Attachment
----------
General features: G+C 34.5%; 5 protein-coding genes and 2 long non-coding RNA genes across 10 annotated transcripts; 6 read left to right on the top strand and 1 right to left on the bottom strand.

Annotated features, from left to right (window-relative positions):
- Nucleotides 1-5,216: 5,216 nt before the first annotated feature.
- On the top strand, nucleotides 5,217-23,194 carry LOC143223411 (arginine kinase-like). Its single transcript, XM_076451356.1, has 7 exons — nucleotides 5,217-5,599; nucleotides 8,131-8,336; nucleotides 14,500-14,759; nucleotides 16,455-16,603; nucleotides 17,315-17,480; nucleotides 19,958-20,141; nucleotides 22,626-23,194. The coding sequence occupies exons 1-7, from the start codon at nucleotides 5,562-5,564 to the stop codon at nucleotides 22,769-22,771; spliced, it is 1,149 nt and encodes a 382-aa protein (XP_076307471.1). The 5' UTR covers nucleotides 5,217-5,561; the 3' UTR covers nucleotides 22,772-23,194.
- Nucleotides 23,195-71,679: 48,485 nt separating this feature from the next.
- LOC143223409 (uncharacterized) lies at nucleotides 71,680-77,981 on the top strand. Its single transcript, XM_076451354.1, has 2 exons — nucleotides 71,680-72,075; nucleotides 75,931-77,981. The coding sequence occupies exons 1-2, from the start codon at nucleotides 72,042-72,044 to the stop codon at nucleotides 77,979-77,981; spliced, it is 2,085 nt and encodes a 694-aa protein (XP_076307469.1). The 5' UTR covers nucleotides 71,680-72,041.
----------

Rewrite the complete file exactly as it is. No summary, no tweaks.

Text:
General features: G+C 34.5%; 5 protein-coding genes and 2 long non-coding RNA genes across 10 annotated transcripts; 6 read left to right on the top strand and 1 right to left on the bottom strand.

Annotated features, from left to right (window-relative positions):
- Nucleotides 1-5,216: 5,216 nt before the first annotated feature.
- On the top strand, nucleotides 5,217-23,194 carry LOC143223411 (arginine kinase-like). Its single transcript, XM_076451356.1, has 7 exons — nucleotides 5,217-5,599; nucleotides 8,131-8,336; nucleotides 14,500-14,759; nucleotides 16,455-16,603; nucleotides 17,315-17,480; nucleotides 19,958-20,141; nucleotides 22,626-23,194. The coding sequence occupies exons 1-7, from the start codon at nucleotides 5,562-5,564 to the stop codon at nucleotides 22,769-22,771; spliced, it is 1,149 nt and encodes a 382-aa protein (XP_076307471.1). The 5' UTR covers nucleotides 5,217-5,561; the 3' UTR covers nucleotides 22,772-23,194.
- Nucleotides 23,195-71,679: 48,485 nt separating this feature from the next.
- LOC143223409 (uncharacterized) lies at nucleotides 71,680-77,981 on the top strand. Its single transcript, XM_076451354.1, has 2 exons — nucleotides 71,680-72,075; nucleotides 75,931-77,981. The coding sequence occupies exons 1-2, from the start codon at nucleotides 72,042-72,044 to the stop codon at nucleotides 77,979-77,981; spliced, it is 2,085 nt and encodes a 694-aa protein (XP_076307469.1). The 5' UTR covers nucleotides 71,680-72,041.